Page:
No-deal Brexit: everything you need to know

No-deal Brexit: everything you need to know
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As things stand, by law the United Kingdom is due to leave the European Union on 29 March, with or without a divorce agreement.

British Prime Minister Theresa May has been forced to shift position on Brexit, opening the door to a potential delay in the face of intense parliamentary opposition to a "no deal".

However, the government has refused to rule out such a scenario, and even a potential extension to the process brings no guarantee that the deadlock on the substantive issues will be broken. Recent talks between London and Brussels have failed to bear fruit following MPs’ rejection of the original withdrawal agreement.

A UK exit from the EU with no deal on the terms would hit more than trade – legal arrangements covering many aspects of everyday life would abruptly cease to apply.

Preparations for a no-deal scenario have intensified – as have business warnings of damaging consequences, dismissed as scare stories by some Brexit supporters.

Euronews has examined in detail how the rules would change under no-deal, and how this might affect the UK and the EU. Articles are clickable in the sections below.


No-deal Brexit: what would 'WTO terms' mean for UK-EU trade?

Our explainer on trade looks at the potential impact of WTO rules and warnings of disruption to the economy on both sides of the English Channel.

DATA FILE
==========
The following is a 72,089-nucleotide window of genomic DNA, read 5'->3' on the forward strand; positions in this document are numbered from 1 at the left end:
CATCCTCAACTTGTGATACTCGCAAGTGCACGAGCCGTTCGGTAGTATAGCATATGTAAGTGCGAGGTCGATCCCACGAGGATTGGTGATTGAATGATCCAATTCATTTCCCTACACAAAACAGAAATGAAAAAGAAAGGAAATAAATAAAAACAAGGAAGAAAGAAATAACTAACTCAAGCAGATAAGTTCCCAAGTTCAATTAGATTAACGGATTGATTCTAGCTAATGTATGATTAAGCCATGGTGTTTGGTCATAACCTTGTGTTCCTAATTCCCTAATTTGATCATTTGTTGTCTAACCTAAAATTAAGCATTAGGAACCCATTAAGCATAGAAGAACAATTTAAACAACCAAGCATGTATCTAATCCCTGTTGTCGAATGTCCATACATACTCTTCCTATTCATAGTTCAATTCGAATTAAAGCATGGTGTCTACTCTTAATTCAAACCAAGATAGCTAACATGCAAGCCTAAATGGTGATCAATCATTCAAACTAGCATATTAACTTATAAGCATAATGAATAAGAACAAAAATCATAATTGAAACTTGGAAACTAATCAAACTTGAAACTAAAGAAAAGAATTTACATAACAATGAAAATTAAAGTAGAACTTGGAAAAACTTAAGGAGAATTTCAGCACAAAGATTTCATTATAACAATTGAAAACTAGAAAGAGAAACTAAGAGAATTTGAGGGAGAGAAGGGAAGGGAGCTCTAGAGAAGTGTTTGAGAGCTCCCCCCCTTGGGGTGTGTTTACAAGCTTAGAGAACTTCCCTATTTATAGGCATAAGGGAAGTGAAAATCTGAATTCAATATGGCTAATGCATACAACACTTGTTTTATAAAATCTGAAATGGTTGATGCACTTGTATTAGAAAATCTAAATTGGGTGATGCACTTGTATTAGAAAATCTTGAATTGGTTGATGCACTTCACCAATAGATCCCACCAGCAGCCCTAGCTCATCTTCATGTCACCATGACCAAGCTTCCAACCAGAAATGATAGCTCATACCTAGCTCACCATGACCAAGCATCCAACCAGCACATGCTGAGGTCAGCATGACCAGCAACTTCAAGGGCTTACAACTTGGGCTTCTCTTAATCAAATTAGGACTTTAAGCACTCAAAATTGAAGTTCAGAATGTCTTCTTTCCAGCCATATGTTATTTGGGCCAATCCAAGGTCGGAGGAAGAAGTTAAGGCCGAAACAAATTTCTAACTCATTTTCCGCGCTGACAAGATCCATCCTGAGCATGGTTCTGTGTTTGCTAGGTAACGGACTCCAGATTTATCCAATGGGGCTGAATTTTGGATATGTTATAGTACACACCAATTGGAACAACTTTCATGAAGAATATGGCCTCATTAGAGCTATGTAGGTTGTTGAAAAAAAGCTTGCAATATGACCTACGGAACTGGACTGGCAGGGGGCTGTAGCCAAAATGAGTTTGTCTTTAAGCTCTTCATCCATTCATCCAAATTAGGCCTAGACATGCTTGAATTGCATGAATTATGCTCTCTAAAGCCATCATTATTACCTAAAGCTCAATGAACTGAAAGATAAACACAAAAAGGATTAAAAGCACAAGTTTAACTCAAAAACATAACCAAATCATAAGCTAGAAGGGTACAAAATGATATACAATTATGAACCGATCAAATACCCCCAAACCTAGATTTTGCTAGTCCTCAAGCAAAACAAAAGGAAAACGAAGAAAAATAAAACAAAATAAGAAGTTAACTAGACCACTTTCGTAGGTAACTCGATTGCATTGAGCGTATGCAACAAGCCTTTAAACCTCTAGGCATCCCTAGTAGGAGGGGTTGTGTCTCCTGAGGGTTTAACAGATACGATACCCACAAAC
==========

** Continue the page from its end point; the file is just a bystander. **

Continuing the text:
Citizens’ rights

What would a no-deal Brexit mean for citizens' rights?

We examine how EU citizens living in the UK and British nationals on the continent would be affected by a no-deal Brexit.

Travel and consumer issues

How would a no-deal Brexit affect travel and consumers?

What no-deal would mean for travellers and consumers, covering issues such as passports and visas, health cover, driving, roaming charges, and cross-border legal cases.

The Irish border

Ireland insists the new EU-UK land border will remain open even under no deal, though the EU will want to protect its single market. Our overall Brexit Guide explains the controversial backstop proposal, while other explainers look at the historical context, and possible technological solutions and other alternative arrangements for the border.

Other areas

The European Commission’s Contingency Action Plan for Brexit lays out basic plans in a no-deal scenario to regulate citizens’ rights, financial services, air transport, road haulage, customs and exports, and climate policy.

It does not cover issues such as cooperation on security, crime and terrorism. However, a British government paper makes it clear that the UK would no longer have a formal relationship with Europol, and would no longer be part of existing systems on data-sharing, extradition, and co-operating to fight money-laundering and terrorist financing. The UK's security minister has warned that both sides would be put at greater risk.

For scientific research, the British government has guaranteed funding for UK competitive bids for EU projects submitted before Brexit. But there is uncertainty over future partnerships beyond Horizon 2020, the EU research and innovation programme, when it ends next year. The government says it wants talks with the EU to ensure the UK can continue taking part in programmes as a third country.

The UK government has also published a series of papers giving advice on the consequences of no-deal and how to prepare. It confirms that there would be no agreement on applying arrangements set out in the exit deal.